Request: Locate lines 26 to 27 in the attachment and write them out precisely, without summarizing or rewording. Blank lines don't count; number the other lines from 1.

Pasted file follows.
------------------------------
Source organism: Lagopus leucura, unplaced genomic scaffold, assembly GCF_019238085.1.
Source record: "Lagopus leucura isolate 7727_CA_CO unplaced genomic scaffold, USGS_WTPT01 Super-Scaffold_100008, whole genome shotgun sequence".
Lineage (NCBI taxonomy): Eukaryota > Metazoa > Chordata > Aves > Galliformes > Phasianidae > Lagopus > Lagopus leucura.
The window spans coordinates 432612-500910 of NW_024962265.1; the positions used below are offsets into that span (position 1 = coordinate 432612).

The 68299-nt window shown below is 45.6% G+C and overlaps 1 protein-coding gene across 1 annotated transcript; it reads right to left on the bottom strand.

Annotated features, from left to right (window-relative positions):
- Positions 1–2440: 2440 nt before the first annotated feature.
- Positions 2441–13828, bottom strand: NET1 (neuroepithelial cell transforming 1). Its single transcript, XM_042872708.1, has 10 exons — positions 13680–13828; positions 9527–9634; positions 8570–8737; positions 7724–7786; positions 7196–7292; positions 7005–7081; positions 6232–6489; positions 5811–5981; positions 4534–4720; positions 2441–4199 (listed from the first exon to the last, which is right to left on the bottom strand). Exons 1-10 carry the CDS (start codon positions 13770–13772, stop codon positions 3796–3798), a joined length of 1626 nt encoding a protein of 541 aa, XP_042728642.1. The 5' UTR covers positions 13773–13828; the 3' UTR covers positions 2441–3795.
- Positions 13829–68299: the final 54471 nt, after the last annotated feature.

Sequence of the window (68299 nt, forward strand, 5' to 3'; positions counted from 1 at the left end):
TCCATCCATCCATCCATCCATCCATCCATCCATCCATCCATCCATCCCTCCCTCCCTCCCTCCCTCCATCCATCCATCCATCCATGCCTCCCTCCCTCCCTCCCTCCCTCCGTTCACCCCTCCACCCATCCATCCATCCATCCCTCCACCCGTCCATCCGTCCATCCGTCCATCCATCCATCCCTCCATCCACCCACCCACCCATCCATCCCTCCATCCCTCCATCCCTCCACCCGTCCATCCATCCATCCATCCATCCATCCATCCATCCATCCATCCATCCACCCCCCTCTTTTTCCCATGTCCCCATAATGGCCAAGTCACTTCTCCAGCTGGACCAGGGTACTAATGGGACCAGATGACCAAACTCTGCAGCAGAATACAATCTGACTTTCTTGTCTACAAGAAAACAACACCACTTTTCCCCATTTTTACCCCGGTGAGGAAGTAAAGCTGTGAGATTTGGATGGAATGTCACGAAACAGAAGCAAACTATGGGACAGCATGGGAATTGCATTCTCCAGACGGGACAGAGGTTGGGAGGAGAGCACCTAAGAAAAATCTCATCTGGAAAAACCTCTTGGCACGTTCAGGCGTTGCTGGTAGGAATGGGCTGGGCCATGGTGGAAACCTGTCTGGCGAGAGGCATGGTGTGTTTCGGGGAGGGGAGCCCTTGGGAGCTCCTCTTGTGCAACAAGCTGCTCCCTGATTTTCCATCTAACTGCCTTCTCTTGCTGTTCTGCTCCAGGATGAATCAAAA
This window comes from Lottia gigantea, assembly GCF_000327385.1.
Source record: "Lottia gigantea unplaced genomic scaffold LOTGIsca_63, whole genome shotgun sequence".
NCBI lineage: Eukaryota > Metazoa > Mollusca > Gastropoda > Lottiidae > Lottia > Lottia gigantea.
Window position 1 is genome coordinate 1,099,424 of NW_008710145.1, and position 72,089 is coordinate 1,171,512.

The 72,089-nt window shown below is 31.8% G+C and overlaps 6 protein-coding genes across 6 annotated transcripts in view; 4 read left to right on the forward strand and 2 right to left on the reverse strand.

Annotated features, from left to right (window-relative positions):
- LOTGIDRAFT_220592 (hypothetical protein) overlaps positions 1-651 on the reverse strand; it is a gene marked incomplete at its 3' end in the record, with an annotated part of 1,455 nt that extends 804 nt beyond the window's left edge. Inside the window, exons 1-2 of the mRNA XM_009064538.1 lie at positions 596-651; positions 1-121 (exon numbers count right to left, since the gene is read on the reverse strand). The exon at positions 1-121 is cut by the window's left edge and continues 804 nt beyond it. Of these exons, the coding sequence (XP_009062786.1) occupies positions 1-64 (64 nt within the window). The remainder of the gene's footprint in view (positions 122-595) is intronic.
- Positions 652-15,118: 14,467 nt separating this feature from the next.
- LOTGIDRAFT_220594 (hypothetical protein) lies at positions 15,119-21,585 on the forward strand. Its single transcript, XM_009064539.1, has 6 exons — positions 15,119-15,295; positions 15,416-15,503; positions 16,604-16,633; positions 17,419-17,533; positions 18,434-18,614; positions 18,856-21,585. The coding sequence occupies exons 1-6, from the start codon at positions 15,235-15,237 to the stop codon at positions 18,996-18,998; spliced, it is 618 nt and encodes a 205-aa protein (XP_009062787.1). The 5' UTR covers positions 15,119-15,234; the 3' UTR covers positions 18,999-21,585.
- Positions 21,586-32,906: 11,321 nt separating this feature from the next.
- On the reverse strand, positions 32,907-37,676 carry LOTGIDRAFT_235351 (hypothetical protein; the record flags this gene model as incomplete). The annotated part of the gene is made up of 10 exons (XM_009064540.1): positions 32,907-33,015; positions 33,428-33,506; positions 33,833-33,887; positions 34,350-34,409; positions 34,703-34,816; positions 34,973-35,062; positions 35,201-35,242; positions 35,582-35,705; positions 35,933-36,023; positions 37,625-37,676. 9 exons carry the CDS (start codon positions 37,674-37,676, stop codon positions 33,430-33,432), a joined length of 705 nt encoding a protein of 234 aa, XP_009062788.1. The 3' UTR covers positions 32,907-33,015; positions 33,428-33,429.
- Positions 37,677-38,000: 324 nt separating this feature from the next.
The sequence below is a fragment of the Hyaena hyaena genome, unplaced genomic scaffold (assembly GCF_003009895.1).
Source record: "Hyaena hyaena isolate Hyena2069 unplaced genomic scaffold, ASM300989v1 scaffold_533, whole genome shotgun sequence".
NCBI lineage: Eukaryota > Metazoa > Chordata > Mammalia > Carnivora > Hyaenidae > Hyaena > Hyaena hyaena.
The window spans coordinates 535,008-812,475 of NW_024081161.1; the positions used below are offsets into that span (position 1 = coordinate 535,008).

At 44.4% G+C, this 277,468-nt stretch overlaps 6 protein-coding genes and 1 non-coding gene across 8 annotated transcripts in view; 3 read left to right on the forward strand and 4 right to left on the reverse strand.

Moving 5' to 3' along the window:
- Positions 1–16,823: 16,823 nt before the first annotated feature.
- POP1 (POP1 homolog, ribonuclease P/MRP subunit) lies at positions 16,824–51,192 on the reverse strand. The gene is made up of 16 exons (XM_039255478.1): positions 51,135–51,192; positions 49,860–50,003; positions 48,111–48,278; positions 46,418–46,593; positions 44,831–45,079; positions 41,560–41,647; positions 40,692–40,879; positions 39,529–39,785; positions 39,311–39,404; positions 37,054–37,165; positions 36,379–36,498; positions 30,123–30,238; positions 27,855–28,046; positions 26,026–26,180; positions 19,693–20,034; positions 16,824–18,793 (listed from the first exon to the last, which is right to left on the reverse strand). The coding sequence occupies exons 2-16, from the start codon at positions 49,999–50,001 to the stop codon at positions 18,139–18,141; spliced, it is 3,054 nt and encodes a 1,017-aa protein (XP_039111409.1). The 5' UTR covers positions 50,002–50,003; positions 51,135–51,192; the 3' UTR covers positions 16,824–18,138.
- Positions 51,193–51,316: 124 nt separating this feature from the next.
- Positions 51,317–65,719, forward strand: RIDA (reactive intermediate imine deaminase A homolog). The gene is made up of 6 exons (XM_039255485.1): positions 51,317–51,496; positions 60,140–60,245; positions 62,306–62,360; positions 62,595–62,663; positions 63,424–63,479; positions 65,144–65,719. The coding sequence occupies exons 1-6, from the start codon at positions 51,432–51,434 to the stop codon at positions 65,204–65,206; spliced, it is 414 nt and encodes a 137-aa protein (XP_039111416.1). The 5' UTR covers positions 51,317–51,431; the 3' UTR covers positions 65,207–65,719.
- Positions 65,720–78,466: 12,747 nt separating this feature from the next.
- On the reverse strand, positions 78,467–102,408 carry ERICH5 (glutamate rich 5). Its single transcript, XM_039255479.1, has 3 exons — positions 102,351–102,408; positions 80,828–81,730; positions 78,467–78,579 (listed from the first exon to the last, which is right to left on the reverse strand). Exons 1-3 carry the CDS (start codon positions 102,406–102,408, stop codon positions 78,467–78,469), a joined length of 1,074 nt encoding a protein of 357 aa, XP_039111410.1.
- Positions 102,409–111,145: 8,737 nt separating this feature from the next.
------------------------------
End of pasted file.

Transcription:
NCBI lineage: Eukaryota > Metazoa > Chordata > Mammalia > Carnivora > Hyaenidae > Hyaena > Hyaena hyaena.
The window spans coordinates 535,008-812,475 of NW_024081161.1; the positions used below are offsets into that span (position 1 = coordinate 535,008).